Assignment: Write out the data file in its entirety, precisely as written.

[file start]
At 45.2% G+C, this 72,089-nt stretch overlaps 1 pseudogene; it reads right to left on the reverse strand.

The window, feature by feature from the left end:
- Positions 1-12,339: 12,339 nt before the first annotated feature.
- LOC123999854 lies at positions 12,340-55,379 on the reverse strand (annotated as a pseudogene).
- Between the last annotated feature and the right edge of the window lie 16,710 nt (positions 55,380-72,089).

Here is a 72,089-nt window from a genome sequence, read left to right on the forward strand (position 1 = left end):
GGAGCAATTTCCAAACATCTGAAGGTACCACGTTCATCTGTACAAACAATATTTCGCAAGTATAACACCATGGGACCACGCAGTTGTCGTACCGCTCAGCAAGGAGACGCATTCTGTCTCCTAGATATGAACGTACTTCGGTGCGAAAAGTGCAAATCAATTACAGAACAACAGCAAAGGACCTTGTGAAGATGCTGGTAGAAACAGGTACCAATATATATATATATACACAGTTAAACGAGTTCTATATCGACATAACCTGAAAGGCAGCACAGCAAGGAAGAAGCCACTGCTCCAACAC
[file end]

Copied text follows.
At 45.2% G+C, this 72,089-nt stretch overlaps 1 pseudogene; it reads right to left on the reverse strand.

The window, feature by feature from the left end:
- Positions 1-12,339: 12,339 nt before the first annotated feature.
- LOC123999854 lies at positions 12,340-55,379 on the reverse strand (annotated as a pseudogene).
- Between the last annotated feature and the right edge of the window lie 16,710 nt (positions 55,380-72,089).

Here is a 72,089-nt window from a genome sequence, read left to right on the forward strand (position 1 = left end):
GGAGCAATTTCCAAACATCTGAAGGTACCACGTTCATCTGTACAAACAATATTTCGCAAGTATAACACCATGGGACCACGCAGTTGTCGTACCGCTCAGCAAGGAGACGCATTCTGTCTCCTAGATATGAACGTACTTCGGTGCGAAAAGTGCAAATCAATTACAGAACAACAGCAAAGGACCTTGTGAAGATGCTGGTAGAAACAGGTACCAATATATATATATATACACAGTTAAACGAGTTCTATATCGACATAACCTGAAAGGCAGCACAGCAAGGAAGAAGCCACTGCTCCAACAC